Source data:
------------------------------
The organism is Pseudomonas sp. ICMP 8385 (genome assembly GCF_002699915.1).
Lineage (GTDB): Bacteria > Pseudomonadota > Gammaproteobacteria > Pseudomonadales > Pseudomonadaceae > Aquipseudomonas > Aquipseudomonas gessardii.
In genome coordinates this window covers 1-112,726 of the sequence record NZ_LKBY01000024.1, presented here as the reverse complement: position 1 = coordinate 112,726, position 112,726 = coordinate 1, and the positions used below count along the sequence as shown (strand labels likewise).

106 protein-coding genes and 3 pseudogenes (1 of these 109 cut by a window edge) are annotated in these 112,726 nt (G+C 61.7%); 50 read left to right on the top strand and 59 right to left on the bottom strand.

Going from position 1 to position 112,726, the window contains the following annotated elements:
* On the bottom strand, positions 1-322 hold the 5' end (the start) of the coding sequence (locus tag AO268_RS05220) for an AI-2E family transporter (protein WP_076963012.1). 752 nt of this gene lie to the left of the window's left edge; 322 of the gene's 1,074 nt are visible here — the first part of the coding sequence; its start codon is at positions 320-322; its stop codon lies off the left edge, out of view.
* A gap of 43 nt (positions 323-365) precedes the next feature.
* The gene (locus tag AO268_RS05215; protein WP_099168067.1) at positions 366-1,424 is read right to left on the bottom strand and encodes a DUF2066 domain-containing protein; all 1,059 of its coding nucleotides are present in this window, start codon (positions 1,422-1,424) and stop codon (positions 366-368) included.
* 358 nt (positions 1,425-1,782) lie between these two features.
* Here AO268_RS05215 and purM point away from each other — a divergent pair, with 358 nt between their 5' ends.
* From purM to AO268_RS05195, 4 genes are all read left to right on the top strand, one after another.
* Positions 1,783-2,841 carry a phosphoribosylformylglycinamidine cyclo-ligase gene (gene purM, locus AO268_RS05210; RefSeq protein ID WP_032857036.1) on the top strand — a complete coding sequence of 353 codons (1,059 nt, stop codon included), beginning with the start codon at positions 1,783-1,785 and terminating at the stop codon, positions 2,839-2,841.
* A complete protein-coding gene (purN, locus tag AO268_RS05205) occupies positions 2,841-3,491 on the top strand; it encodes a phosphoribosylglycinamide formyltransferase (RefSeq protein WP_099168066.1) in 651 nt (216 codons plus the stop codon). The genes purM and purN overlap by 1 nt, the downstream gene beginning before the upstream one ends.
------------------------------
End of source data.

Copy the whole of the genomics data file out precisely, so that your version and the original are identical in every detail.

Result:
The organism is Pseudomonas sp. ICMP 8385 (genome assembly GCF_002699915.1).
Lineage (GTDB): Bacteria > Pseudomonadota > Gammaproteobacteria > Pseudomonadales > Pseudomonadaceae > Aquipseudomonas > Aquipseudomonas gessardii.
In genome coordinates this window covers 1-112,726 of the sequence record NZ_LKBY01000024.1, presented here as the reverse complement: position 1 = coordinate 112,726, position 112,726 = coordinate 1, and the positions used below count along the sequence as shown (strand labels likewise).

106 protein-coding genes and 3 pseudogenes (1 of these 109 cut by a window edge) are annotated in these 112,726 nt (G+C 61.7%); 50 read left to right on the top strand and 59 right to left on the bottom strand.

Going from position 1 to position 112,726, the window contains the following annotated elements:
* On the bottom strand, positions 1-322 hold the 5' end (the start) of the coding sequence (locus tag AO268_RS05220) for an AI-2E family transporter (protein WP_076963012.1). 752 nt of this gene lie to the left of the window's left edge; 322 of the gene's 1,074 nt are visible here — the first part of the coding sequence; its start codon is at positions 320-322; its stop codon lies off the left edge, out of view.
* A gap of 43 nt (positions 323-365) precedes the next feature.
* The gene (locus tag AO268_RS05215; protein WP_099168067.1) at positions 366-1,424 is read right to left on the bottom strand and encodes a DUF2066 domain-containing protein; all 1,059 of its coding nucleotides are present in this window, start codon (positions 1,422-1,424) and stop codon (positions 366-368) included.
* 358 nt (positions 1,425-1,782) lie between these two features.
* Here AO268_RS05215 and purM point away from each other — a divergent pair, with 358 nt between their 5' ends.
* From purM to AO268_RS05195, 4 genes are all read left to right on the top strand, one after another.
* Positions 1,783-2,841 carry a phosphoribosylformylglycinamidine cyclo-ligase gene (gene purM, locus AO268_RS05210; RefSeq protein ID WP_032857036.1) on the top strand — a complete coding sequence of 353 codons (1,059 nt, stop codon included), beginning with the start codon at positions 1,783-1,785 and terminating at the stop codon, positions 2,839-2,841.
* A complete protein-coding gene (purN, locus tag AO268_RS05205) occupies positions 2,841-3,491 on the top strand; it encodes a phosphoribosylglycinamide formyltransferase (RefSeq protein WP_099168066.1) in 651 nt (216 codons plus the stop codon). The genes purM and purN overlap by 1 nt, the downstream gene beginning before the upstream one ends.